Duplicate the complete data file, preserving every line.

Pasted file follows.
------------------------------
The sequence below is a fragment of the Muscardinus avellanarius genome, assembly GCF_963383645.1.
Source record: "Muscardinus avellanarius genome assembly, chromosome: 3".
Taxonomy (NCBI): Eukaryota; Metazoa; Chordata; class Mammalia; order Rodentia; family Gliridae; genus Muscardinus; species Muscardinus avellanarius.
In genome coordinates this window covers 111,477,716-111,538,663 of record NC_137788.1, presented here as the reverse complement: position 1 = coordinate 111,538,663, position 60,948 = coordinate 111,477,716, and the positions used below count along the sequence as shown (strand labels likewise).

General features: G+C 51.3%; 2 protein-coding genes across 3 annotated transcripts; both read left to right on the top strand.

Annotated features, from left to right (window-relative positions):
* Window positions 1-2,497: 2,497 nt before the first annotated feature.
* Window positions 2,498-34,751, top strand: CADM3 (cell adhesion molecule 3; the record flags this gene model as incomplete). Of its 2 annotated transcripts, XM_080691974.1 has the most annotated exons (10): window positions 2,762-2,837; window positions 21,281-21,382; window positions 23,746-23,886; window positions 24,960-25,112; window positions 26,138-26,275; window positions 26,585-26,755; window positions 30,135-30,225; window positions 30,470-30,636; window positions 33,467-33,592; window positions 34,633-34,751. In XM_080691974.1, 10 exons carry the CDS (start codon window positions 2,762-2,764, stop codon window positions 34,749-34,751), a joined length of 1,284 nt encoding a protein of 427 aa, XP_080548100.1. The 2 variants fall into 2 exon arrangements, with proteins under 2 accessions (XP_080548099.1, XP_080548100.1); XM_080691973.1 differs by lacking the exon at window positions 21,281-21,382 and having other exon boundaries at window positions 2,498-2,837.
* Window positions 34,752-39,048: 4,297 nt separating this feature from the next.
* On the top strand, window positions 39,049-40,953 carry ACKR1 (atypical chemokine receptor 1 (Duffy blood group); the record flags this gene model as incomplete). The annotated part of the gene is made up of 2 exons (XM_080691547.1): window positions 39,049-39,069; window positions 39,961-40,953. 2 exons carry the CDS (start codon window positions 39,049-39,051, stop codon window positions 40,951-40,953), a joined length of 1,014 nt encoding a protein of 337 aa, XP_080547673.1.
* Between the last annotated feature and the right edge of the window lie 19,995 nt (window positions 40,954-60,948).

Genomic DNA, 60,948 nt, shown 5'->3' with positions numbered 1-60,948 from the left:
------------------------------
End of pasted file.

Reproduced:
The sequence below is a fragment of the Muscardinus avellanarius genome, assembly GCF_963383645.1.
Source record: "Muscardinus avellanarius genome assembly, chromosome: 3".
Taxonomy (NCBI): Eukaryota; Metazoa; Chordata; class Mammalia; order Rodentia; family Gliridae; genus Muscardinus; species Muscardinus avellanarius.
In genome coordinates this window covers 111,477,716-111,538,663 of record NC_137788.1, presented here as the reverse complement: position 1 = coordinate 111,538,663, position 60,948 = coordinate 111,477,716, and the positions used below count along the sequence as shown (strand labels likewise).

General features: G+C 51.3%; 2 protein-coding genes across 3 annotated transcripts; both read left to right on the top strand.

Annotated features, from left to right (window-relative positions):
* Window positions 1-2,497: 2,497 nt before the first annotated feature.
* Window positions 2,498-34,751, top strand: CADM3 (cell adhesion molecule 3; the record flags this gene model as incomplete). Of its 2 annotated transcripts, XM_080691974.1 has the most annotated exons (10): window positions 2,762-2,837; window positions 21,281-21,382; window positions 23,746-23,886; window positions 24,960-25,112; window positions 26,138-26,275; window positions 26,585-26,755; window positions 30,135-30,225; window positions 30,470-30,636; window positions 33,467-33,592; window positions 34,633-34,751. In XM_080691974.1, 10 exons carry the CDS (start codon window positions 2,762-2,764, stop codon window positions 34,749-34,751), a joined length of 1,284 nt encoding a protein of 427 aa, XP_080548100.1. The 2 variants fall into 2 exon arrangements, with proteins under 2 accessions (XP_080548099.1, XP_080548100.1); XM_080691973.1 differs by lacking the exon at window positions 21,281-21,382 and having other exon boundaries at window positions 2,498-2,837.
* Window positions 34,752-39,048: 4,297 nt separating this feature from the next.
* On the top strand, window positions 39,049-40,953 carry ACKR1 (atypical chemokine receptor 1 (Duffy blood group); the record flags this gene model as incomplete). The annotated part of the gene is made up of 2 exons (XM_080691547.1): window positions 39,049-39,069; window positions 39,961-40,953. 2 exons carry the CDS (start codon window positions 39,049-39,051, stop codon window positions 40,951-40,953), a joined length of 1,014 nt encoding a protein of 337 aa, XP_080547673.1.
* Between the last annotated feature and the right edge of the window lie 19,995 nt (window positions 40,954-60,948).

Genomic DNA, 60,948 nt, shown 5'->3' with positions numbered 1-60,948 from the left: